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HIVE: Protecting Traditional Knowledge, Traditional Culture Expression of Indigenous Peoples and Local Communities

The definition of TK, TCEs, and examples examples under various legal regimes will be investigated. Available Intellectual Property tools to protect TK and TCEs. The rationale, objectives and methodology of the negotiations under the Inter-Governmental Committee on Intellectual Property and Genetic Resources, Traditional Knowledge and Traditional Cultural Expressions (IGC) under the World Intellectual Property Organization (WIPO) will also be examined.

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HIVE: Protecting Traditional Knowledge, Traditional Culture Expression of Indigenous Peoples and Local Communities

  1. 1. Protecting TK and TCEs of Indigenous Peoples and Local Communities Community Intellectual Property Rights Webinar Series – Webinar 2
  2. 2. Objectives of Webinar 2 • Review what traditional knowledge (TK) and traditional cultural expressions (TCEs) are, their definitions and examples under various legal regimes. • Identify available Intellectual Property tools to protect TK and TCEs and provide actual examples. • Examine the rationale, objectives and methodology of the negotiations under the WIPO Inter-governmental Committee on Intellectual Property and Genetic Resources, Traditional Knowledge and Traditional Cultural Expressions (IGC).
  3. 3. Outline of the Session 1. Review of the Intellectual Property (IP) System and IP Tools. 2. What are Traditional Knowledge (TK) and Traditional Cultural Expressions (TCEs)? 3. Does the IP system protect TK and TCEs? 4. If it doesn't, should the IP system protect TK and TCEs? And if so, how? • Why should TK and TCEs be protected? • What do we mean by protected? Legal protection? National or international protection?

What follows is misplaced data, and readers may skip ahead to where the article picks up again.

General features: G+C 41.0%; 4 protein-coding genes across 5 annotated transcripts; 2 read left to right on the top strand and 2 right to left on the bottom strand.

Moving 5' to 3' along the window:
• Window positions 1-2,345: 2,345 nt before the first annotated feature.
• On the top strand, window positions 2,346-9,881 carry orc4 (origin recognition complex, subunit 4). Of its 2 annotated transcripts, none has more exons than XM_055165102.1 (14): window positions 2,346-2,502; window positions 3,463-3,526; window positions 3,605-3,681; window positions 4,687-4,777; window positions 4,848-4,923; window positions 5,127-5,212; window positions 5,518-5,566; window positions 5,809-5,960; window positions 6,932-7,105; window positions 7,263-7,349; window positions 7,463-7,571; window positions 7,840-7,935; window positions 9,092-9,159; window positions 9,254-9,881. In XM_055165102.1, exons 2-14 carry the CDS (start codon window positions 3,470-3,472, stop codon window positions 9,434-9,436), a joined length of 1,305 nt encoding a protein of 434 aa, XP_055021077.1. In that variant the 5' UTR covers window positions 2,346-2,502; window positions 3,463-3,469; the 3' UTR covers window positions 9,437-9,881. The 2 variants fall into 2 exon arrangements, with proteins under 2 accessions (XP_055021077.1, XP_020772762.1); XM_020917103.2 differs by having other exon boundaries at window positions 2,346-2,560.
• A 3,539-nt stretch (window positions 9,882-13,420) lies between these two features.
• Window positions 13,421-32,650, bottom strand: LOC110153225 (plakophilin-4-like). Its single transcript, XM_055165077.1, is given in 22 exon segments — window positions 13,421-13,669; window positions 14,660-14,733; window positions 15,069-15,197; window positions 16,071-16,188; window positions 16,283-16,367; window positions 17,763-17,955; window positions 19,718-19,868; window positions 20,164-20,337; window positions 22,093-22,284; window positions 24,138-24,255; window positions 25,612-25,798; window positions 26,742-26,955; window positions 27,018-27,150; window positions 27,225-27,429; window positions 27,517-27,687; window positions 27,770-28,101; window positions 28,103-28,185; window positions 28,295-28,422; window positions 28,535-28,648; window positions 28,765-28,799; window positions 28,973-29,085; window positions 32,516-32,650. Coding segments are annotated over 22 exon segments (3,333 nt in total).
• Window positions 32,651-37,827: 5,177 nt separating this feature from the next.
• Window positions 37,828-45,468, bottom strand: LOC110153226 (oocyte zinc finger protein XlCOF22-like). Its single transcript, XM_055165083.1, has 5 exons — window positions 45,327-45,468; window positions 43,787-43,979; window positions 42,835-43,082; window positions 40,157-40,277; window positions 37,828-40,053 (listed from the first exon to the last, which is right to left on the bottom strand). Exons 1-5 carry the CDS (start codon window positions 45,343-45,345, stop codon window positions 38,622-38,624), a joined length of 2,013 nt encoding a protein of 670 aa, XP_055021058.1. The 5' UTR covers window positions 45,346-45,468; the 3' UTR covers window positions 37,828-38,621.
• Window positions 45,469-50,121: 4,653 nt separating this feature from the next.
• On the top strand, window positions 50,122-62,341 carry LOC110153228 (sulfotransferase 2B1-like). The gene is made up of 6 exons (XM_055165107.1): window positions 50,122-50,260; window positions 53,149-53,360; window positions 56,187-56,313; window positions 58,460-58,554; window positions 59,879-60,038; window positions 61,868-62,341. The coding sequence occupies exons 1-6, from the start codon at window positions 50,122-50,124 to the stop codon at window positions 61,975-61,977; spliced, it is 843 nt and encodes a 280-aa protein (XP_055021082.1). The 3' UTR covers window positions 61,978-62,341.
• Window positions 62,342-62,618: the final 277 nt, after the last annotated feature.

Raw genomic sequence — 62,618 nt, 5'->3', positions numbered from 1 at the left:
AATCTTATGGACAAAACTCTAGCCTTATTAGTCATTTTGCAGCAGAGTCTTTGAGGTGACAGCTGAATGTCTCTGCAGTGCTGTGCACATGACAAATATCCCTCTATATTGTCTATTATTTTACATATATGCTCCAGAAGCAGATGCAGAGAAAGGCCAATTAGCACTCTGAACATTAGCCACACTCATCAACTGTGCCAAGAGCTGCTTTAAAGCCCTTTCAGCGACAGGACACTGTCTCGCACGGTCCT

4. 4. Intellectual Property Rights: An Exchange Protection of the moral and economic rights of creators Public access to the fruits of creativity
  5. 5. Intellectual Property Tools Time Limited Territorial Exclusive Industrial Property - patents - trademarks - industrial designs - geographical indications Copyright & Related Rights - literary, artistic, musical works - actors, music distributors, etc.
  6. 6. Intellectual Property – What for? Provides recognition for and commercial reward from creations and inventions: • Patents • Industrial designs • Copyright Helps to differentiate goods and services and to make them more attractive to consumers: • Trademarks • Geographical indications
  7. 7. Review: What IP tool was used here?
  8. 8. Review: What IP tool was used here?
  9. 9. Review: What IP tool was used here?
  10. 10. Review: What IP tool was used here?
  11. 11. Review: What IP tool was used here?
  12. 12. Review: What IP tool was used here?
  13. 13. Summary of IP Tools Patents Copyright Trademarks Geographical indications Industrial designs Trade secrets …
  14. 14. What is Traditional Knowledge • Includes know-how, practices, skills, and innovations • resulting from intellectual activity • in a traditional context • passed from generation to generation • that forms part of the traditional lifestyle of indigenous peoples and local communities
  15. 15. Exercise: Are these TK? • The use of Ayahuasca in the western Amazon to prepare various medicines • The recipe of vegetable soup which Emma’s Grandma told her • The use of the Hoodia cactus by Kung Bushmen in Africa to stave off hunger